Spring break, real and fake

The kids had spring break last week, and I think it may have been the biggest school break let-down in the history of spring breaks. Mark had an ill-timed bromance trip to Peru with two friends, and the house we just bought closed escrow the very day he left. He couldn't reschedule the trip, which had been planned for the better part of a year, and we have been house-hunting for months for a fixer in a certain neighborhood with a little more bedroom space. When one came on the market way under value and meeting our criteria, we had to jump on it . . . timing be damned. Since we don't have the funds to live in another house while the new one is remodeled, we need to move in May 1st. And this house needs a lot of work. So I spent the kids' spring break supervising workers and buying tile and picking up recessed lights and ordering flooring and doors and meeting with window guys and laying out a kitchen at IKEA. And the kids spent spring break at a local day camp, and then we spent our evenings back at IKEA. Their kitchens? The finished product is awesome, but the road to get there is quite time-consuming. We logged so many hours at IKEA last week that India now knows how space-plane a room on their design software.




Meanwhile, Mark was in Peru having an epic adventure, and completely unavailable by phone or internet. But this trip was completely well-deserved. My job has afforded me a lot of travel over the past two years and I've been encouraging him to plan a trip with some friends. He went with Troy and Blake, who are missionaries in Haiti and Peru, respectively. So while Mark was lamenting that his wife would have to do the bulk of a home remodel without him, his friends were coping with things like making sure the generator works or arranging childcare for their wife who would deliver 5 babies during his absence. First world problems, we have them.

Here are a couple photos of Mark's trip. I'm trying to convince him to write a guest post for me and describe the whole thing in detail, because it really does sound like the trip of a lifetime.



They spent several days riding motorcycles through the Andes and then spent a couple days in the jungle.




Meanwhile, back at the homestead . . .





(For those of you who weighed in on the fireplace dilemma, I think you can see my final decision. Someone calling it a "vertical patio" sealed the deal. Stone is coming off and we chopped it in half.)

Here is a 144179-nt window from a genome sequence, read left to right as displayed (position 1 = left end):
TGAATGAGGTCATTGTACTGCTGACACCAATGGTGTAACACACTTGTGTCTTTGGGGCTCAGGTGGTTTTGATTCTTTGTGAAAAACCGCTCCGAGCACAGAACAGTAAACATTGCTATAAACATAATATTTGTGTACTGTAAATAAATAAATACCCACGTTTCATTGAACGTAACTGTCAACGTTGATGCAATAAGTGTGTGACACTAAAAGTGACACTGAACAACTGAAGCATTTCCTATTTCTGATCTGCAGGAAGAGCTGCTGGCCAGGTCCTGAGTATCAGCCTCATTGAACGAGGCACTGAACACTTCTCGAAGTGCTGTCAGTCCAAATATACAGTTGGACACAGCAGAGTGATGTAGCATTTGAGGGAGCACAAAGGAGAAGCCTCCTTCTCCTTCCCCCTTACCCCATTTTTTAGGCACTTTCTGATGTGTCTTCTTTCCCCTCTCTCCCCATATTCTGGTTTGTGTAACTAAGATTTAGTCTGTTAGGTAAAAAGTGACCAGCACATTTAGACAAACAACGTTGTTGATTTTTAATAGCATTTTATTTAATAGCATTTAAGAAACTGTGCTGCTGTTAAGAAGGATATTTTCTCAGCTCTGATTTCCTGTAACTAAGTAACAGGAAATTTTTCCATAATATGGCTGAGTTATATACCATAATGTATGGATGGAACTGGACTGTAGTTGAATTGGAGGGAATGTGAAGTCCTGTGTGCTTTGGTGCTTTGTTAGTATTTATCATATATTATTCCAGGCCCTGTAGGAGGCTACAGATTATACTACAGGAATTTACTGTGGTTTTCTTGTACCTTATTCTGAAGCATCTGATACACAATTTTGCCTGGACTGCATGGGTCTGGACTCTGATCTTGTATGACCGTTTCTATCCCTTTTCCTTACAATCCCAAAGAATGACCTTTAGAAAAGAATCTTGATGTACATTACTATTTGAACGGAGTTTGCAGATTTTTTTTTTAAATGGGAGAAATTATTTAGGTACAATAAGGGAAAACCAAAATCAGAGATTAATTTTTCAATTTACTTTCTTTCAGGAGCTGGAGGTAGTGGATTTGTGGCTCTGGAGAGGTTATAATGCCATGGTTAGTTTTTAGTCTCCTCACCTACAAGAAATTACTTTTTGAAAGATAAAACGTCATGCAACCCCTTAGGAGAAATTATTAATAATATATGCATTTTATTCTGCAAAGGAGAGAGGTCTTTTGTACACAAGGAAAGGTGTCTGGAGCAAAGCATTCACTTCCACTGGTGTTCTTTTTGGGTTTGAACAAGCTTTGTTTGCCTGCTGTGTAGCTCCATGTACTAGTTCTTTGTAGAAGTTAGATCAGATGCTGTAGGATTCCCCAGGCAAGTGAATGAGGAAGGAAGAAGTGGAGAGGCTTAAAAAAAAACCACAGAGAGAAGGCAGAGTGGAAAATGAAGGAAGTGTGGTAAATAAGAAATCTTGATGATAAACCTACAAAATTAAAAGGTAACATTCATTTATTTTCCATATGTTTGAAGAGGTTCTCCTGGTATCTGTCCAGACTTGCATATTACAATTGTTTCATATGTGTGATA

It was a crazy and stressful week, and it wasn't the spring break of the kid's dreams, but I tried to keep the mom guilt at bay because the week prior, we'd pretended to be on spring break anyway. My friend Heather was in town on her own kids' spring break and we pretended like we were on break, too, heading to her beach house in the afternoons and taking off one day to go to Disneyland.


Heather had some trepidation about going to Disneyland. It was her first time taking her kids and she was contemplating hiring a tour guide, but I talked her down and explained WE CAN DO THIS. Of course, living near the park we might be a little more casual about it. Less excitable.


Or not.


The kids had a blast and I showed Heather the ropes of staying sane, including how to see the princesses without standing in line (Ariel's Grotto) and where to find cocktails (California Adventure.)





When we were standing in line for Small World I said something to Heather about how fun it is to re-experience these rides with your kids, and she explained something that had escaped me before. She hadn't just not been to Disneyland with her kids. She hadn't been to Disneyland EVER. Which just made me even more excited for her.



 The Mickey ears are where she drew the line, but we had a blast.



 Heather being in town also prompted us to up the ante on our nightlife, going out twice in one week past midnight. So young! So edgy! SO TIRED,



Photobooths at 2am are always a good idea.



So, one fun fake spring break and one boring real spring break, and life is back to normal. Until we move in two weeks. Fingers crossed that there is flooring in the house by then.



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